39. Bill_Perdue says:

    It’s not a personal problem, it’s a political problem imposed on us by Democrats and Republicans who are too cowardly to tackle the institutionalized racism they created.

    US society is a sewer of racism, immigrant bashing, misogyny, homophobia and union bashing. That won’t change this side of socialism.

  40. AOM says:

    “if we really wanted to address this problem, it is well within our means to do so.”

    Honestly, I’m not entirely convinced that we want to address this problem, even those who are sympathetic to the plight. “How terrible, but better them than us” is the unspoken sentiment that is too common, at least among my “totally not racist” acquaintances.

    Also, in response to the question about how to end the cycles of rioting, police brutality and poverty in America: $$$. Protesting worked back in the day when politicians responded to this type of pressure. These days, politicians respond to one thing — cash. If all the protesters stayed home and contributed $50 to a PAC that acted to support political candidates who understand how we have come to where we are and who unwilling to let this cycle continue, that would be far more effective than a large crowd of brown faces (with some white ones mixed in) giving the news stations fodder for further demonizing them.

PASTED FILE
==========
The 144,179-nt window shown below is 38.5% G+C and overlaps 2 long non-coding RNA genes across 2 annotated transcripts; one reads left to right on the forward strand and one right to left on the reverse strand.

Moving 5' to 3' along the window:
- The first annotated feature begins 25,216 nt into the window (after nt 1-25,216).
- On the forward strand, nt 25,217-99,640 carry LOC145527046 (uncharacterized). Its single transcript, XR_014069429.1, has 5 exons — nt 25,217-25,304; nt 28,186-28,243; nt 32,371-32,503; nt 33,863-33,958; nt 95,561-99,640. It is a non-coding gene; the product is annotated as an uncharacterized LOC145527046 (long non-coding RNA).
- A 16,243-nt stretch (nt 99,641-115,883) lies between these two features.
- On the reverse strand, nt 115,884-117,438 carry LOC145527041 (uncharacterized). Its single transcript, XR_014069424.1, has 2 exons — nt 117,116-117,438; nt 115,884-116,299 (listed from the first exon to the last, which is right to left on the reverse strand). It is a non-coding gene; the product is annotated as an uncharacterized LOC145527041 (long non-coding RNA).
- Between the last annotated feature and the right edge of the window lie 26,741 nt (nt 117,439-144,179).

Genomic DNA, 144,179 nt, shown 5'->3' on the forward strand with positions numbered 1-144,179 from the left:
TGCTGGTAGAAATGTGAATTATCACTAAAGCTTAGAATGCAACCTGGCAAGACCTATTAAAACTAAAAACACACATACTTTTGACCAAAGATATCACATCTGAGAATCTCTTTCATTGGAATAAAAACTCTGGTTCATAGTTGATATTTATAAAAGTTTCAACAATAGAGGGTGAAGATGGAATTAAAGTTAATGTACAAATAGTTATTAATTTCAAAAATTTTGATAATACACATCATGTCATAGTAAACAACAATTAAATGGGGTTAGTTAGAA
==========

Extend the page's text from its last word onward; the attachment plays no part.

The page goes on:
Stop marching, start contributing $.

  41. 2karmanot says:

    Some of us remember Nuremberg.

  42. 2karmanot says:

    “she spurns the Northern scum!She breathes! she burns! she’ll come! she’ll come!” Sounds like the Miley Cyrus of the Southern States.

  43. caphillprof says:

    From the official state song of Maryland:Dear Mother! burst the tyrant’s chain,Maryland!Virginia should not call in vain,Maryland!She meets her sisters on the plain-“Sic semper!” ’tis the proud refrainThat baffles minions back amain,Arise in majesty again,Maryland! My Maryland!…I hear the distant thunder-hum,Maryland!The Old Line’s bugle, fife, and drum,Maryland!She is not dead, nor deaf, nor dumb-Huzza! she spurns the Northern scum!She breathes! she burns! she’ll come! she’ll come!Maryland! My Maryland!”

  44. caphillprof says:

    “We as a nation cannot ever condone rioting and looting.” But apparently we can condone police violence and brutality, extrajudicial punishment and wholesale denial of constitutional rights. We can and do condone an economic system which thrives on the marginalized communities in Baltimore and elsewhere. And while we bloviate a lot about the sanctity of human life, that concern does not extend Trayvon Little or Michael Brown or Freddie Gray. Moreover, for us, property always trumps the sanctity of human life.

  45. heimaey says:

    I grew up in MD – we do NOT identify as a southern state. We are north-east or mid-Atlantic. Any other claims are insulting.

  46. dcinsider says: